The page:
...

Going back to my Peruan trip...before leaving, the Mayor gave us a bag of coca leaves,thank you very much, to deal with the altitude :-), you see, and I gifted him a T-shirt. On the back it said:

"We live in Vancouver and this keeps us busy"

@Rob Kwan

Maybe 30 years ago that was true but today, the majority of at least Port Coquitlam residents are commuting within the Tri-cities.

Forty-three per cent of all trips during the AM peak hour were within the municipality, with another 23% travelling to Coquitlam.

From http://www.bclocalnews.com/tri_city_maple_ridge/tricitynews/news/117359773.html?mobile=true

Thanks for the link. That's great to hear about Port Coquitlam and that's a bit of a surprise.

The point I would like to make is why stop there and burden people with more costly long distance mass infrastructure when optimizing local public transit and developing a full blown municipal central business district for the long term wins hands down in every way from practical cost, human lifestyle, and use of total resources.

@Glissandro

Great story about South America. Perhaps the mayor has plans to come to BC to become premier to expand his empire :)

The Sea to Sky is a beautiful tax payer funded new driveway for skiers and the people of Whistler. Rationale is it helps BC tourism but if it costs a hundred million dollars a year to pay the private P3 partner Sea to Sky Group Limited to oversee the highway, BC taxpayers are being hood winked again and too many people are laughing there way to the bank.

I think what people are saying is that Translink is maxed out for now on how much they can bleed from the taxpayers and they have to start not spending money if they don't have it like everyone else. I get the feeling that Translink is perpetually into raising taxes for its projects and regular BC'ers are not.

Saw a good posting here on the issue. http://tinyurl.com/63lcohu

One thing that I didnt see answered was whether the WC Express would terminate at Coquitlam Centre if the Skytrain was extended there. Doesnt make sense to have it come downtown if the Skytrain is available instead.

when I think of Translink, I think of the little kid with his Mom at the grocery check out.
Mom... I wanna chocolate bar.
No Johnny, we are going home for dinner. But Mom, I need a chocolate bar.
No, Johnny, not today. Mom does not have any extra money. It is not payday for another week.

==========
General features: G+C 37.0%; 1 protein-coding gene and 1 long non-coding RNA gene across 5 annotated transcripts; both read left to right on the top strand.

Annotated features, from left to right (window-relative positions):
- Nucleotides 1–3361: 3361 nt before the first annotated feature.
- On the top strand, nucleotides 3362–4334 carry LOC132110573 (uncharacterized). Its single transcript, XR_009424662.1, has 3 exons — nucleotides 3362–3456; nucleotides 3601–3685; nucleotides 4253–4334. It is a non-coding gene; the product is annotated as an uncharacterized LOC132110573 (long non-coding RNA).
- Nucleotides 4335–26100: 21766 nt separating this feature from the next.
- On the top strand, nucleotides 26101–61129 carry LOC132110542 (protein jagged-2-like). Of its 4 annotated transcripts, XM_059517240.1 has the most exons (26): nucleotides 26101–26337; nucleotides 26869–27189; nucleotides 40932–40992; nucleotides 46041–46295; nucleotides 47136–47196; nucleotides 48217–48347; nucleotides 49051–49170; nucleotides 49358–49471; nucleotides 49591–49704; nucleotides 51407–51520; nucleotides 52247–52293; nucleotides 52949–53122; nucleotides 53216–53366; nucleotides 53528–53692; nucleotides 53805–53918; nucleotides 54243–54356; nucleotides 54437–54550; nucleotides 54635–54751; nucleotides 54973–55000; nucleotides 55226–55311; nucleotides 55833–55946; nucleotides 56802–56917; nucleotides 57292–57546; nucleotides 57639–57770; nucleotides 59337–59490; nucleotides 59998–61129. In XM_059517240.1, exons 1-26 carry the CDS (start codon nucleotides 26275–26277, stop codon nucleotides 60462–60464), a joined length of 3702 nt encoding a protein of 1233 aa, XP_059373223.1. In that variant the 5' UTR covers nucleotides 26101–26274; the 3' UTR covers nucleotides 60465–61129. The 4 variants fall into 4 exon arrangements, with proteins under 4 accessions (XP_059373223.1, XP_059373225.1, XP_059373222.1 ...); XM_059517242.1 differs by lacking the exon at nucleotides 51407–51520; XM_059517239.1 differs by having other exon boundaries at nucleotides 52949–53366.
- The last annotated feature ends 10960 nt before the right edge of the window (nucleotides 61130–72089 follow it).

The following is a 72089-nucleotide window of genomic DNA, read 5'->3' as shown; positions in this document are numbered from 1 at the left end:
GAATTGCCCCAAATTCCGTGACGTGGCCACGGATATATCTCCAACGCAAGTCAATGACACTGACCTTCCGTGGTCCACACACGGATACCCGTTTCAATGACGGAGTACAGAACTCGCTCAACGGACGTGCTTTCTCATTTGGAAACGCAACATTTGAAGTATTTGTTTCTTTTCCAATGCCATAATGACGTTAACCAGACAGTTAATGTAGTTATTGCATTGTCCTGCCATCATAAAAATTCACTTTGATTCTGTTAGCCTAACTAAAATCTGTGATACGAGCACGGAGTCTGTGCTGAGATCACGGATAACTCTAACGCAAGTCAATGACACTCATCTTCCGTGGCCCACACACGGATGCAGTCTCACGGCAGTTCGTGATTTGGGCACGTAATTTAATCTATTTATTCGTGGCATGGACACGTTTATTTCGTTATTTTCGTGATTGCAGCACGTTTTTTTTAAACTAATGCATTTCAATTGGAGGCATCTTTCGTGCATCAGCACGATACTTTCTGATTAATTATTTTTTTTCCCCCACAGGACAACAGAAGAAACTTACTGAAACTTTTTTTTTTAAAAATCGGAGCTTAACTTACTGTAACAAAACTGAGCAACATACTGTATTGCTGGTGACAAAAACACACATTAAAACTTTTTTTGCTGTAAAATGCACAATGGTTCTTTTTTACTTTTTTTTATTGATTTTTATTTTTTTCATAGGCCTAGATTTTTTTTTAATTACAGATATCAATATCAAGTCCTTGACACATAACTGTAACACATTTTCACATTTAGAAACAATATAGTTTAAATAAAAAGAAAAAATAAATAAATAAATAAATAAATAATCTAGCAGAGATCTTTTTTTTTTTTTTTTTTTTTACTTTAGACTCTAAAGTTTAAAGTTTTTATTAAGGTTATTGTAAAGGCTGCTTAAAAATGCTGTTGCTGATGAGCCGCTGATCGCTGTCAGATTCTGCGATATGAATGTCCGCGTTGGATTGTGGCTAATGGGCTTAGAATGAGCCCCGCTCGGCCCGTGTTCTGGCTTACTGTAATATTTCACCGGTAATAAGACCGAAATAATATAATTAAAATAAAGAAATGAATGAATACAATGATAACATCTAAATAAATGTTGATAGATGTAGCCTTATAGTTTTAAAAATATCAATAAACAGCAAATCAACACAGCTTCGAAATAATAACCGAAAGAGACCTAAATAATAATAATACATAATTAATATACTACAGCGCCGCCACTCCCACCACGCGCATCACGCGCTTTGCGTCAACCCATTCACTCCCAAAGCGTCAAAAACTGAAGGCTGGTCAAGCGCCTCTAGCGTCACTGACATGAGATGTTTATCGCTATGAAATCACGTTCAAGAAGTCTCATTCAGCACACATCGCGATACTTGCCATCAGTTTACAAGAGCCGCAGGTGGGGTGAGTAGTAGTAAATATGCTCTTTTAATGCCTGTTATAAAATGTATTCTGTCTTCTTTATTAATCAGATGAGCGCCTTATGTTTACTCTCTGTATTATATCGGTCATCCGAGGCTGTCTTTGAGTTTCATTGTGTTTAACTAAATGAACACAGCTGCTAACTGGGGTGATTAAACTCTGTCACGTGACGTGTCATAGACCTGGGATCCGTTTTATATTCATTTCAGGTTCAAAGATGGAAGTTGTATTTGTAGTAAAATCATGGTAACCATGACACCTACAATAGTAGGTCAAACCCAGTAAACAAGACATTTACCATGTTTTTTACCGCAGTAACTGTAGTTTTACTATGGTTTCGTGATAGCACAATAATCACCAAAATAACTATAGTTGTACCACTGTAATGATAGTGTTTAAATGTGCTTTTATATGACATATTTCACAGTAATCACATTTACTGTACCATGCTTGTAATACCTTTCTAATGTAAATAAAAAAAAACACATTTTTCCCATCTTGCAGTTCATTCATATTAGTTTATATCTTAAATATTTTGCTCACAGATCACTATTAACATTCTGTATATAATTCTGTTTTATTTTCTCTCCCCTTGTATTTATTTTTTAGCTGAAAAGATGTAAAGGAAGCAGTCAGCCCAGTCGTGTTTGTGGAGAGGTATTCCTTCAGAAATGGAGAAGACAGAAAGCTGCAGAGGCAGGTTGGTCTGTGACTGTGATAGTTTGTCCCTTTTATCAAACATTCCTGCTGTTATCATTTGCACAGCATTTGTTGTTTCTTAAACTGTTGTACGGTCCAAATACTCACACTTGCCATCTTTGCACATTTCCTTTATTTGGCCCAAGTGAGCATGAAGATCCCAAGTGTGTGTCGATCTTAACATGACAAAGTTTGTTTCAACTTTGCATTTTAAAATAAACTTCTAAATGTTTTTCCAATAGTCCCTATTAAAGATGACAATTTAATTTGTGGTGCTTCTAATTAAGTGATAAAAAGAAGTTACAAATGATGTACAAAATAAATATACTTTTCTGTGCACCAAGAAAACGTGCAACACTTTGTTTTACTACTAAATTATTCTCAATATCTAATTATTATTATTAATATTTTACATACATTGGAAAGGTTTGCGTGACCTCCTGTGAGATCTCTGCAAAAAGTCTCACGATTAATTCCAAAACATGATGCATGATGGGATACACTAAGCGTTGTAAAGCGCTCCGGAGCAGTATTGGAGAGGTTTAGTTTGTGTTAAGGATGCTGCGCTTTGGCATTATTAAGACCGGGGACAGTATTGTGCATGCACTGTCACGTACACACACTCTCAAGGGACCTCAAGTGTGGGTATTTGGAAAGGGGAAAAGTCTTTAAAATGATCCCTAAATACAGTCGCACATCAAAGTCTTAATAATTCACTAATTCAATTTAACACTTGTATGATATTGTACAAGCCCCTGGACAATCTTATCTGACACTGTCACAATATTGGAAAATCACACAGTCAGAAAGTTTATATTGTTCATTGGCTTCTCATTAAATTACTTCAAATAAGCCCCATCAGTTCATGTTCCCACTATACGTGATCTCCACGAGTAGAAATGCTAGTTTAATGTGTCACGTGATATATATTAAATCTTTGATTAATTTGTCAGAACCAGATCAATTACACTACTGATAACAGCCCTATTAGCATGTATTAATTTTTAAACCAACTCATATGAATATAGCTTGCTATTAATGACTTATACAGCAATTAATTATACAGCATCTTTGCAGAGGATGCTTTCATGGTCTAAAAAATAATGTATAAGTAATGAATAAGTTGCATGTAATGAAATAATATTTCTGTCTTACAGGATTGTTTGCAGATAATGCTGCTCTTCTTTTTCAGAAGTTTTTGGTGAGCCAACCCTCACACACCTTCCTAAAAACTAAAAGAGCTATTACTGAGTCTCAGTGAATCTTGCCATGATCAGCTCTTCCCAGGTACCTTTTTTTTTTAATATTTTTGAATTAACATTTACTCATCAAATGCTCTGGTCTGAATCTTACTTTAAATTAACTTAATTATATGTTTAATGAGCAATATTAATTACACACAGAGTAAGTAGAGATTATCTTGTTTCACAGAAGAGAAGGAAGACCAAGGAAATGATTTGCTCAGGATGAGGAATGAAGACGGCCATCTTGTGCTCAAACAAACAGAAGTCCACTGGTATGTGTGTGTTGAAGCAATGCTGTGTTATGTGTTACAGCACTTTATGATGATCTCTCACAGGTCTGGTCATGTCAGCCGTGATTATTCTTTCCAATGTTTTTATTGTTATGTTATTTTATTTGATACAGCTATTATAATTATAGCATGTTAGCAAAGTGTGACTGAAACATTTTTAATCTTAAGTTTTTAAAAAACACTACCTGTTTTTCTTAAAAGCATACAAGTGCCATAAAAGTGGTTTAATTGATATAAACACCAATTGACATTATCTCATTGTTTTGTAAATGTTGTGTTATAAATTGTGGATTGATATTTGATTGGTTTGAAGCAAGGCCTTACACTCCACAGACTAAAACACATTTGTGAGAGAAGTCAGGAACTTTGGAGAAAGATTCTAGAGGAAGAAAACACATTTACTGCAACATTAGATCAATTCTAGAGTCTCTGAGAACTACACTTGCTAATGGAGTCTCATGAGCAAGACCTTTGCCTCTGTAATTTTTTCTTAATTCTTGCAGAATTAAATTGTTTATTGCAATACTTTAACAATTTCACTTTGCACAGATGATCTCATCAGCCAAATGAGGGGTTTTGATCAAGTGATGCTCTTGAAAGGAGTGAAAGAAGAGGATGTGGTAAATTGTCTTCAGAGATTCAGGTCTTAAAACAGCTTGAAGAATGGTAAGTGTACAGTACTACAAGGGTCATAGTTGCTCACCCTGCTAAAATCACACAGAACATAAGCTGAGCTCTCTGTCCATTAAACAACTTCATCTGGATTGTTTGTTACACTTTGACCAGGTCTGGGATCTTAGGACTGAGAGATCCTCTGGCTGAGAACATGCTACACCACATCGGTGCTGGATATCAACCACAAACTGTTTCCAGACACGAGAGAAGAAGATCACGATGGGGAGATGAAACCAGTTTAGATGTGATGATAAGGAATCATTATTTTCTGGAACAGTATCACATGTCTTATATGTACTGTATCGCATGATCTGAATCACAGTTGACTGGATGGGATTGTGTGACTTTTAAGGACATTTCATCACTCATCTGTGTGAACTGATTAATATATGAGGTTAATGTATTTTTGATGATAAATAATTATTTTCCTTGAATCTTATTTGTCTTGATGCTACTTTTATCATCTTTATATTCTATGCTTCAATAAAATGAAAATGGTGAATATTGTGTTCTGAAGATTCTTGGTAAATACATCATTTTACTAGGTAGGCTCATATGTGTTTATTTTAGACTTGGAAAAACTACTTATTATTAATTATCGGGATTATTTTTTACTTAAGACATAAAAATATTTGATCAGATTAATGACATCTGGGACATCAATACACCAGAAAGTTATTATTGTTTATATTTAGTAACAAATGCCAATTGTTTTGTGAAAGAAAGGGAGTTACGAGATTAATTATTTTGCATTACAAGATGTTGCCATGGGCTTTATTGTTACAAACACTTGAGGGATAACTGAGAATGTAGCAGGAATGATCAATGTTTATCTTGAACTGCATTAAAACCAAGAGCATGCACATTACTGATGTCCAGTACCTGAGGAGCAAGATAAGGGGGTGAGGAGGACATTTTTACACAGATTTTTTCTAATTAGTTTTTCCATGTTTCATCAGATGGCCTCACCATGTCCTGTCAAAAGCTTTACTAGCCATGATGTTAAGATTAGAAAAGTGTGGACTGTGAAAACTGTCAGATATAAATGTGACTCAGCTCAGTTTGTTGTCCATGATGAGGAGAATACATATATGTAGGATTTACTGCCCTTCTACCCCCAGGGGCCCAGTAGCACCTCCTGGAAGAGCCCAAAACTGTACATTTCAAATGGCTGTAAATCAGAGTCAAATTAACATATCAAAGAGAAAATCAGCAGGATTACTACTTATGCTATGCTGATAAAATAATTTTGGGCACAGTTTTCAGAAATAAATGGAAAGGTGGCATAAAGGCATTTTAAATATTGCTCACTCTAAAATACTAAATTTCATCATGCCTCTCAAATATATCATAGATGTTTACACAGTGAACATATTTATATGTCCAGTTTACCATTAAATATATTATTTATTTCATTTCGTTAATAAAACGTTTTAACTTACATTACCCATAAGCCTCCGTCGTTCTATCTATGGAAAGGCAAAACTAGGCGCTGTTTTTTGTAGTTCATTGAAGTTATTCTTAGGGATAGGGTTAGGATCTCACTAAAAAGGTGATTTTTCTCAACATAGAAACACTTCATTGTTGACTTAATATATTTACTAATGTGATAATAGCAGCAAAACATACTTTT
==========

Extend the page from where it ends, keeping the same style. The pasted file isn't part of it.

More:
Mooooooom!~why are you so mean?
Johnny, please stop
Moooooommmmm! (yelling now) you are the worst Mom in the whole world

Two things:

One) Why doesn't the West Coast Express run more often/weekends...

Two) Sorry folks, but the Sea to Sky was long overdue. Most of the deaths along that stretch were not 'rich' heading to Whistler, but young people heading up for a day of skiing or biking.

The WCE doesn't run more often because of the high track usage rates charged by the railway. Hopefully, the feds will make the railways reduce these rates.

@Max


You seem to like some aspects of the subsidy game. If it's young people that are having accidents going up for a day of skiing or biking at Whistler, your answer implies it's a basic economic necessity to ski good powder or do a good bike run and rush back home on the same day. Excellent logic, bravo! The people who want to go up should pay their own way and pay a toll instead of spreading the costs of their leisure activities to the general population. But socialist blind spots are as myopic as they get. Perhaps you have a pair of glasses and a real thinking cap hidden somewhere in your basement. Just remove the dust and rinse with soap and warm water.

@Max


You seem to like some aspects of the subsidy game. If it's young people that were having accidents going up for a day of skiing or biking at Whistler, your answer implies it's a basic economic necessity to ski good powder or do a good bike run and rush back home on the same day. Excellent logic, bravo! The people who want to go up should pay their own way and pay a toll instead of spreading the costs of their leisure activities to the general population. But socialist blind spots are as myopic as they get. Perhaps you have a pair of glasses and a real thinking cap hidden somewhere in your basement. Just remove the dust and rinse with soap and warm water.

"Subsidies for Skytrain reached a quarter billion dollars last year, and even Canada Line with its 95,000 or so riders gets a $21 million dollar subsidy fix, which pleases the private part of the P3 arrangement." Quite right. As you point out, we're subsidizing urban sprawl.

http://www.youtube.com/watch?v=4pnu58YW6_4

@Rob Kwon;

I laugh at you thinking because I support certain projects, projects that make sense and serve someone aside from myself that I am a 'socialist'.

You are so far off the mark it is amazing.

@ Micheal

The concerns I have with your suggestions are twofold:

-It presupposes the municipality uses its current levies wisely and that the ability to raise funds whenever it needs to in the form of taxes properly incentivizes the municipalities to deliver the most cost effect solution (cost effective doesn’t necessarily = cheapest). I think the Translink model is a runaway train when it comes to an unelected body raising taxes when it has a short fall. I don’t feel they do a good job with the funds they have and look at raising taxes as their slush fund. Most companies can't operate that way so why should they?